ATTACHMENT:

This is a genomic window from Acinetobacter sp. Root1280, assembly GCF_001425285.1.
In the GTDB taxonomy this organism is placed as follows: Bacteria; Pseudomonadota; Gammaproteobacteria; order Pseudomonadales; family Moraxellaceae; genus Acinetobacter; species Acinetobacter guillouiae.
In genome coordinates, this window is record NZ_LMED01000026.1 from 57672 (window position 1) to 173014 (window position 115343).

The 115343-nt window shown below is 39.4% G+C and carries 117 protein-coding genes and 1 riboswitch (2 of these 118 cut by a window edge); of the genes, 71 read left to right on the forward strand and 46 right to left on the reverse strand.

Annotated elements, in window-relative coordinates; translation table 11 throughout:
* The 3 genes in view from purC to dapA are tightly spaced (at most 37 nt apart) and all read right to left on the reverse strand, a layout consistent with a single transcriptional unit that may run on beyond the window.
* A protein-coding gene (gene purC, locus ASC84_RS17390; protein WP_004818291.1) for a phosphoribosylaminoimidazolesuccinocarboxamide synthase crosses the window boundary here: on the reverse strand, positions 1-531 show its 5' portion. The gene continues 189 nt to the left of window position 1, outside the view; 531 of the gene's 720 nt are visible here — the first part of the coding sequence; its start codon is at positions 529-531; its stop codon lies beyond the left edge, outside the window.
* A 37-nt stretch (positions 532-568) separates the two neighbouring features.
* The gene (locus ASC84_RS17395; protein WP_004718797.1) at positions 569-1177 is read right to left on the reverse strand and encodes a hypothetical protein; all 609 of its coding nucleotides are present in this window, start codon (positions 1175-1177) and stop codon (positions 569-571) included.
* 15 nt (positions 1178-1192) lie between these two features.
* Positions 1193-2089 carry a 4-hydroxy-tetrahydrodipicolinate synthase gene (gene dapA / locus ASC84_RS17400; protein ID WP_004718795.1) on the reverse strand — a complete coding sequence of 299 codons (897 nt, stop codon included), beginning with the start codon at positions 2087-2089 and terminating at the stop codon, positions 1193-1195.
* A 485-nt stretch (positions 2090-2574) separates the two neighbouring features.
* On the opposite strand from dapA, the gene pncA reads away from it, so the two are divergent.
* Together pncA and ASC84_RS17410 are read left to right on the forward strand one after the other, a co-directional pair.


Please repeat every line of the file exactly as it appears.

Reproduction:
This is a genomic window from Acinetobacter sp. Root1280, assembly GCF_001425285.1.
In the GTDB taxonomy this organism is placed as follows: Bacteria; Pseudomonadota; Gammaproteobacteria; order Pseudomonadales; family Moraxellaceae; genus Acinetobacter; species Acinetobacter guillouiae.
In genome coordinates, this window is record NZ_LMED01000026.1 from 57672 (window position 1) to 173014 (window position 115343).

The 115343-nt window shown below is 39.4% G+C and carries 117 protein-coding genes and 1 riboswitch (2 of these 118 cut by a window edge); of the genes, 71 read left to right on the forward strand and 46 right to left on the reverse strand.

Annotated elements, in window-relative coordinates; translation table 11 throughout:
* The 3 genes in view from purC to dapA are tightly spaced (at most 37 nt apart) and all read right to left on the reverse strand, a layout consistent with a single transcriptional unit that may run on beyond the window.
* A protein-coding gene (gene purC, locus ASC84_RS17390; protein WP_004818291.1) for a phosphoribosylaminoimidazolesuccinocarboxamide synthase crosses the window boundary here: on the reverse strand, positions 1-531 show its 5' portion. The gene continues 189 nt to the left of window position 1, outside the view; 531 of the gene's 720 nt are visible here — the first part of the coding sequence; its start codon is at positions 529-531; its stop codon lies beyond the left edge, outside the window.
* A 37-nt stretch (positions 532-568) separates the two neighbouring features.
* The gene (locus ASC84_RS17395; protein WP_004718797.1) at positions 569-1177 is read right to left on the reverse strand and encodes a hypothetical protein; all 609 of its coding nucleotides are present in this window, start codon (positions 1175-1177) and stop codon (positions 569-571) included.
* 15 nt (positions 1178-1192) lie between these two features.
* Positions 1193-2089 carry a 4-hydroxy-tetrahydrodipicolinate synthase gene (gene dapA / locus ASC84_RS17400; protein ID WP_004718795.1) on the reverse strand — a complete coding sequence of 299 codons (897 nt, stop codon included), beginning with the start codon at positions 2087-2089 and terminating at the stop codon, positions 1193-1195.
* A 485-nt stretch (positions 2090-2574) separates the two neighbouring features.
* On the opposite strand from dapA, the gene pncA reads away from it, so the two are divergent.
* Together pncA and ASC84_RS17410 are read left to right on the forward strand one after the other, a co-directional pair.